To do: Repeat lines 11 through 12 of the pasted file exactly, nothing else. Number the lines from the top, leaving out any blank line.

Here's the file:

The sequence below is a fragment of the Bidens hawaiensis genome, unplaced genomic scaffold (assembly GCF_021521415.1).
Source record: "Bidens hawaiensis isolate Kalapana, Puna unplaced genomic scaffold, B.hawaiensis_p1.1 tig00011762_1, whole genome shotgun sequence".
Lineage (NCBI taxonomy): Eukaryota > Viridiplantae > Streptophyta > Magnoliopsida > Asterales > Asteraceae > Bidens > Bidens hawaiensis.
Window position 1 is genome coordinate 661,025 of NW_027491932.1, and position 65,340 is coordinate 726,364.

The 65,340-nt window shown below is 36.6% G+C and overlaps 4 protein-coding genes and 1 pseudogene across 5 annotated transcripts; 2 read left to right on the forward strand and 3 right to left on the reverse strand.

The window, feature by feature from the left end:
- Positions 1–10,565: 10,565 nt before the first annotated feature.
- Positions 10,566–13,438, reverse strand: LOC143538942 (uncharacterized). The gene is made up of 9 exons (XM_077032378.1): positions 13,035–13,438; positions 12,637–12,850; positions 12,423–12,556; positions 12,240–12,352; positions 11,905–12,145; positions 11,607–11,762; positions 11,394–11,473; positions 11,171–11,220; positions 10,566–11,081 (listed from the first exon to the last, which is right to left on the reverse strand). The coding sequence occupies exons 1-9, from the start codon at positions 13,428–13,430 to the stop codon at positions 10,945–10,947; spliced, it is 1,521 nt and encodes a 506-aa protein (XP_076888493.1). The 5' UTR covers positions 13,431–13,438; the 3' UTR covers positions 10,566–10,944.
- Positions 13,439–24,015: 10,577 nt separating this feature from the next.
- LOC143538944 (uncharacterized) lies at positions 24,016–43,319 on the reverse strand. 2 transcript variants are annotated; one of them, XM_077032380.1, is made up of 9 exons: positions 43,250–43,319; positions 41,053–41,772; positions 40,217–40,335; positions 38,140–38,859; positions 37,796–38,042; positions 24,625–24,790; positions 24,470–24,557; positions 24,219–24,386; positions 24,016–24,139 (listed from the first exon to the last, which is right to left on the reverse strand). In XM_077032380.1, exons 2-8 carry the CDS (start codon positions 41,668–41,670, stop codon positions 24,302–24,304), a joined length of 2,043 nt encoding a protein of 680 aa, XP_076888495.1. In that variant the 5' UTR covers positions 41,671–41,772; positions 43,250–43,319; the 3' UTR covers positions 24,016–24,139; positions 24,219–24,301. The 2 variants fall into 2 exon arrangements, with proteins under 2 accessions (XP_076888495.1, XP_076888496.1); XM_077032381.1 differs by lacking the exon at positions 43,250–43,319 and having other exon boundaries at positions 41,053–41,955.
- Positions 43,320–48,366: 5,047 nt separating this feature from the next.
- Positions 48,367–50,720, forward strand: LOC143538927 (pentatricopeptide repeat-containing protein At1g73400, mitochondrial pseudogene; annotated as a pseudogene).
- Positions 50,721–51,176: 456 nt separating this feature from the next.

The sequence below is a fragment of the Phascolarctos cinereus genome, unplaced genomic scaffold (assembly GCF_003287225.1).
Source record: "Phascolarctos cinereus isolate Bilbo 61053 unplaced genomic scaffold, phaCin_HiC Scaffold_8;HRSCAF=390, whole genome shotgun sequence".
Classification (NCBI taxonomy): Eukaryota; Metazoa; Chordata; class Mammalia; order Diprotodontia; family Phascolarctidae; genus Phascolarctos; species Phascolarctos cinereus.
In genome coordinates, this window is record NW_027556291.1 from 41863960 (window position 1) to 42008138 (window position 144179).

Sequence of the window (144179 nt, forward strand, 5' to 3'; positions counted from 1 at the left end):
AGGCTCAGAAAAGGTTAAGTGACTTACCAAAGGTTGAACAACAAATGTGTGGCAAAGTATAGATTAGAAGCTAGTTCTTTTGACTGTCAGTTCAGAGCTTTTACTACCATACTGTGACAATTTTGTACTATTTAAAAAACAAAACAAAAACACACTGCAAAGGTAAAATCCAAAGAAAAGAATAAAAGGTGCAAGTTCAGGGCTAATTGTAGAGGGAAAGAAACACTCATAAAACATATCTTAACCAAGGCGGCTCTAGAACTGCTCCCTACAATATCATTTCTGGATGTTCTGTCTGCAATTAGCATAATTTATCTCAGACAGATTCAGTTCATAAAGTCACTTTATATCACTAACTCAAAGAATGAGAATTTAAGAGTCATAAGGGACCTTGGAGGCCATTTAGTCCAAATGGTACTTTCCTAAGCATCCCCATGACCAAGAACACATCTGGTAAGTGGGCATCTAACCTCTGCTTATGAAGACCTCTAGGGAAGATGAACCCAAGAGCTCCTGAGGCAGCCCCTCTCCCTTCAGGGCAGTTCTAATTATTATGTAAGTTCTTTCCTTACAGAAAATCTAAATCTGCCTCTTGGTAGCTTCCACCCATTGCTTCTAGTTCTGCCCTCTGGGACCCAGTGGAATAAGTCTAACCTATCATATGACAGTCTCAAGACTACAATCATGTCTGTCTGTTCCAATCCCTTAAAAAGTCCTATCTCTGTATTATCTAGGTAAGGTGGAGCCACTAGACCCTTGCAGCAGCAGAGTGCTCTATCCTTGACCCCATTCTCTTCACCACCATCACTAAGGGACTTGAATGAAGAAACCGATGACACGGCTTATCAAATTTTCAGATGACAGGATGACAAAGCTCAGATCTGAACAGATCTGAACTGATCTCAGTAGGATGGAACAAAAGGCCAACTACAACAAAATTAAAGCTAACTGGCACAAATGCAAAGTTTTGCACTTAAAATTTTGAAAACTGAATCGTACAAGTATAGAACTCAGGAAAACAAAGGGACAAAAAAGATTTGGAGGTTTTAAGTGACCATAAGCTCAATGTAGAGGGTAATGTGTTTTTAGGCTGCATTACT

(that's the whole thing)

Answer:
- Positions 43,320–48,366: 5,047 nt separating this feature from the next.
- Positions 48,367–50,720, forward strand: LOC143538927 (pentatricopeptide repeat-containing protein At1g73400, mitochondrial pseudogene; annotated as a pseudogene).